By Juldeh Njie, GPU Intern
The Media Foundation for West Africa has expressed concern over the continuous existence of provisions in the Gambian constitution that “threaten freedom of expression”.
Sulemana Braimah, executive director of MFWA, said although the conditions of freedom of expression and opinion have improved in The Gambia, the existence of certain laws in “the constitution will threaten freedom of expression”.
“The continuous existence of provisions on media practice in the Constitution and other pieces of legislation such as the Official Secrets Act, Children’s Act, Women’s Act, Sexual Offences Act, Domestic Violence Act, and Terrorism Offences Act continue to pose a threat to the enjoyment of freedom of expression and opinion,” Mr Braimah said.
He made this comment in MFWA’s written submission to the Human Rights Committee on the occasion of the review of the report of The Gambia under the International Covenant on Civil and Political Rights.
In its submission, the MFWA expressed concern on four issues: transitional measures; freedom of expression and opinion conditions; existence of inimical freedom of expression legislations; judicial procedures and non-compliance of court rulings (specifically the cases of Chief Ebrima Manneh, Deyda Hydara and Musa Saidykhan).
On freedom of expression, the Foundation said the conditions of freedom of expression and opinion have improved and generally journalists and citizens are free to express themselves without fear of being arrested or prosecuted since the coming of the new government.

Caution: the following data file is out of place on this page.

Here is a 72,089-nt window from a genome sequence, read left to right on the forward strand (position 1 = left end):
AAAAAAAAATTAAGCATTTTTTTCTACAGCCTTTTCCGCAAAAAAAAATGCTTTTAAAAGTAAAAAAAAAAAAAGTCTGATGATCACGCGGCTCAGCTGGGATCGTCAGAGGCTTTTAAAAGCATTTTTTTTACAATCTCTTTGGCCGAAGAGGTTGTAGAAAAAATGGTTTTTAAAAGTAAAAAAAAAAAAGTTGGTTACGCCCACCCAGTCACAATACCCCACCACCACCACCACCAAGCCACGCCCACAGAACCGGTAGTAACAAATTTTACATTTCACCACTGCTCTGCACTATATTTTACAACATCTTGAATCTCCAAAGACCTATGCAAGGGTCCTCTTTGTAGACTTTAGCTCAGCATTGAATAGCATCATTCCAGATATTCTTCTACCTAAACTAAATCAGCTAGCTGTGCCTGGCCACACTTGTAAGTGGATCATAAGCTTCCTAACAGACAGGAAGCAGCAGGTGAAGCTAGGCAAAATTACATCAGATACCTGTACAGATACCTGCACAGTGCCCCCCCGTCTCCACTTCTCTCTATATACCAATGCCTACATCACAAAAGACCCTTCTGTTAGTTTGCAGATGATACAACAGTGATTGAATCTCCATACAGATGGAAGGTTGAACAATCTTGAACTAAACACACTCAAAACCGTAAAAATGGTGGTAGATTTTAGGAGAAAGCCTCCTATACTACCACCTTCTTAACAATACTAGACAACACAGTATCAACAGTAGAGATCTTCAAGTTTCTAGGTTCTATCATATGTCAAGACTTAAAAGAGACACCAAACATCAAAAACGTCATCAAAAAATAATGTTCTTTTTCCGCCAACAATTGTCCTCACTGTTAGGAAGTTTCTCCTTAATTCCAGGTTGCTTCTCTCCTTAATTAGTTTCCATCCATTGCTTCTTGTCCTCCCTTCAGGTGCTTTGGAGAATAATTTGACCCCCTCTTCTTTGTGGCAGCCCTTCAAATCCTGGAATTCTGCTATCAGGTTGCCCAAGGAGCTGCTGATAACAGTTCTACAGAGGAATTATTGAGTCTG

It however raised eyebrows about the provisions in the constitution and other statutes inhibiting freedom of expression.
The MFWA also pointed out that high taxes on newspapers and exorbitant broadcast licence fees “pose serious challenge of media sustainability in the country”.
“Media independence, sustainability and plurality are at risk due to these taxes,” the Foundation said.
On the Supreme Court’s declaration of laws on false publication and broadcasting, and sedition against the President to be constitutional, the Ghana-based foundation said the ruling contradicts a recent ECOWAS court ruling that found that those laws violate freedom of expression and human rights.
“While the MFWA cannot fault the government for the ruling of the Supreme Court which is currently largely independent; and also gave a ruling based on the Constitution of The Gambia, we are concerned that the government defended these laws during the litigation,” it said.
“The continuous existence of these inimical laws in the law books of The Gambia threaten the enjoyment of freedom of expression, access to information and other human rights and goes against Article 19 of the ICCPR and the ruling of the ECOWAS Court.”
The MFWA urged the government of The Gambia to fulfill its obligations under the International Covenant on Civil and Political Rights by including language from the standard international treaties and conventions in its statutes that promote and respect freedom of expression.
The Foundation also called on the government to adhere to the recent ECOWAS court ruling and repeal all repressive laws still on their books that are onerous to the free exchange of ideas necessary to a free society, and also bring media and freedom of expression legislation in the Constitution to conform to international best standards such as the ICCPR.
“Repeal the Information and Communication Act; initiate processes to pass progressive laws such as Right to Information Law, Broadcasting Law (including the legal transformation of the state broadcaster into a public service broadcaster),” the MFWA recommended.